The next rapid, known as The Wall, was a disaster. Characterized by our guide book as having a liftover on the right, the rapid`s nature was somewhat unclear to us. We did not recall whether a liftover referred to a rapid suitable for lining or merely a short portage. In retrospect, it turned out to be the latter. It may help to note here that when we find a portage marked on a map in Canada, it indicates to us that the rapid is absolutely unrunnable, no ifs, ands or buts. The problem was, there were several questionable rapids marked “check before running,” and it was tricky keeping the classifications straight.

In any case, two of our party got way ahead of us. As we approached the rapid, we saw that their canoe had capsized and their gear was floating all over the river below the rapid.

We spotted the portage trail on the right, pulled over and jumped out to go after the people in the capsized canoe. We ran to the end of the portage, but there was no sign of our friends.

My partner shouted we unload our canoe and try to find them. We called for someone to bring a throw rope, then unloaded our canoe and double carried it down the path. Our friend with the throw rope was nowhere to be seen. We ran back for the paddles, returned to the canoe, and paddled downriver.

It seemed an interminable time before we reached the floating gear. The canoe was on the right-hand side of the river. The bow had been bent at right angles to the stern. In desperation, we shouted to our missing companions. To our great relief, one of them answered that they had both survived, miraculously unhurt. They were hidden from our view on the left side of the river. One had been washing-machined in a hydraulic below the rapid and was badly shaken. We quickly paddled across the river to pick them up.

My female partner got out of our canoe to stay with the other woman, and the second survivor and I began picking up the floating debris, paddling across the river to the damaged canoe. It looked like a total loss. We were worried about getting all of us out of there with one less canoe.

We dragged the boat over to the shore and pulled it out of the water. The canoe being made of aluminum, we were able to bend it back straight. One of the thwarts was broken, but the canoe appeared salvageable. We need the hatchet-sized maul (which we brought for splitting wood and pounding tent pegs) to complete the job, so we went back up to the portage to fetch it. Our friend with the throw rope was waiting for us. He had run down the right bank through thick underbrush after our lost companions. When he found they were all right, he returned to the portage.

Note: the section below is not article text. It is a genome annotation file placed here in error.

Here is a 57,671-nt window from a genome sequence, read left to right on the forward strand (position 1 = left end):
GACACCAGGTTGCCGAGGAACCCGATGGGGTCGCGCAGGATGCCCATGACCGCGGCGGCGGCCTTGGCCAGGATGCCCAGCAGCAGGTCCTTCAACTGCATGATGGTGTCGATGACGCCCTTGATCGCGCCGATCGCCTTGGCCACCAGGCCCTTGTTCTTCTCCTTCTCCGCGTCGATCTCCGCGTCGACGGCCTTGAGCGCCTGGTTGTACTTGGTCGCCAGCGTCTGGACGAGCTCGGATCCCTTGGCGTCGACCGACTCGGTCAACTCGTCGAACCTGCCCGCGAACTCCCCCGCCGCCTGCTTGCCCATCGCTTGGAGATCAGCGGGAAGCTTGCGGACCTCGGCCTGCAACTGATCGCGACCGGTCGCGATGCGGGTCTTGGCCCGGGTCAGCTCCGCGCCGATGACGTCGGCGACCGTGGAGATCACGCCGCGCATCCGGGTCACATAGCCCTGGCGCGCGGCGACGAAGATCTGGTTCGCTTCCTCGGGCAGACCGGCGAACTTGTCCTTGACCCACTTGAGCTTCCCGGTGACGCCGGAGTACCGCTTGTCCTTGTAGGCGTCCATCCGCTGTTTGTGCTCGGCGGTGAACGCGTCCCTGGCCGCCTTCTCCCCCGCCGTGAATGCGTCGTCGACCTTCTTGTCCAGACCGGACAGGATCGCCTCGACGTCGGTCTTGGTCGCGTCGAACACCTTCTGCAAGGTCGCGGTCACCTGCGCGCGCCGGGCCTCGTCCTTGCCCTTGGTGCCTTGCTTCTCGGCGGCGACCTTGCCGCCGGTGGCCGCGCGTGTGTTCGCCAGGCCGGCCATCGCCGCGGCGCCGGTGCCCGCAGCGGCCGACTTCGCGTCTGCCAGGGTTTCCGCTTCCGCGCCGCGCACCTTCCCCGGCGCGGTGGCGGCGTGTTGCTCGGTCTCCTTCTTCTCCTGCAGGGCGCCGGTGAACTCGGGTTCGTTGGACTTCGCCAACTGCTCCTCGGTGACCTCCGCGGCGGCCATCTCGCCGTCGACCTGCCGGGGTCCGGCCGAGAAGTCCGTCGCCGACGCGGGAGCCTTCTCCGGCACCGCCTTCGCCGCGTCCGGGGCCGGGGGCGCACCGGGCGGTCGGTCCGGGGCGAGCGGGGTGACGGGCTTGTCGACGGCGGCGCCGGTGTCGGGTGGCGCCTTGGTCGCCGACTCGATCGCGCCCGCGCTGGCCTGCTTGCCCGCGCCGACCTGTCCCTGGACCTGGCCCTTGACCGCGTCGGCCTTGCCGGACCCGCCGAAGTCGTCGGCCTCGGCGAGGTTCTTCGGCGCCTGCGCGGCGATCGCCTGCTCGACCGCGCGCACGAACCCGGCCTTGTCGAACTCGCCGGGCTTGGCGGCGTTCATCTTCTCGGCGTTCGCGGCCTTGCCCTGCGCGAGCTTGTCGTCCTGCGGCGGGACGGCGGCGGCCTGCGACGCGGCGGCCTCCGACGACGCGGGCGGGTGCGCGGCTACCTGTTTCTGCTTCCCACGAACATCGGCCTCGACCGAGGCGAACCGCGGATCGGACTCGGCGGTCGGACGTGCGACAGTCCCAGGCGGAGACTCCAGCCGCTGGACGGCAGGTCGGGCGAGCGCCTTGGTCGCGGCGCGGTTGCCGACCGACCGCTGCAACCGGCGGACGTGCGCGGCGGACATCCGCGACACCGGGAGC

Two of our group took our canoe to go down and fix the damaged one. The rest of us began portaging the gear and remaining canoes.

After a long time, the shaken couple came back with my partner. One person was still with the broken canoe. Three of us paddled down to get him and the repaired canoe back to the portage. They had done an admirable job repairing a puncture in the hull caused by the broken thwart with duct tape and replacing the thwart with a strong tree branch.

After this three hour ordeal, we sat down to eat lunch. No one was hungry, but we ate anyway. There was some discussion of staying there for the night, but we decided that we should push on and do the last portage in the Graveyard set. This portage was 350 m long, on the left side of the river; it was muddy, swampy and buggy. We did it fast, barely pausing for breath. We then ran two rapids before finding a campsite. Some Canadians we had seen earlier were kind enough to invite us to share their camp, which had two sites, and we gratefully accepted.

Over dinner that night, the post-mortem discussion revealed that our companions who had gotten so far ahead had tried to scout The Wall from the river, but by the time they got close enough to take a look, it was too late to turn back. They had missed the take-out. The canoe hit a wall of water, the force of which catapulted the bowperson back over the stern and bent the canoe at an angle. To our great surprise we discovered that the canoe had not been wrapped around a rock as we supposed, but rather had been wrecked by the sheer force of the water in the Wall`s hydraulic.

The lesson we learned from this terrible experience, in which, after all, the fates were with us, is this: do not overestimate your abilities. Even an expert is capable of making a mistake, and wildern4ess rivers can be very unforgiving. If in doubt, scout, and do it from the shore.

Our trip on the Spanish was a delightful one in many ways, but were we to attempt it again, we would do it differently. One, we do it in August rather that in late June, as the black flies were horrendous when we were there. Two, we might break up the Graveyard set into two days instead of trying to run it all in one. Haste is the mother of grave errors.

Finally, we recommend that anyone running the Spanish River have confidence running Class III whitewater, as there is much to challenge even the experienced canoeist. The most essential ingredient for any trip, however, is sound judgement, and that is hard-won as often as not, through many mistakes and learning experiences.

Maps Required
Topo Maps (1:50,000): 
41 I/12 Cartier 41 I/5 Espanola
Other Maps: 
Chrismar Adventure Series map - Spanish River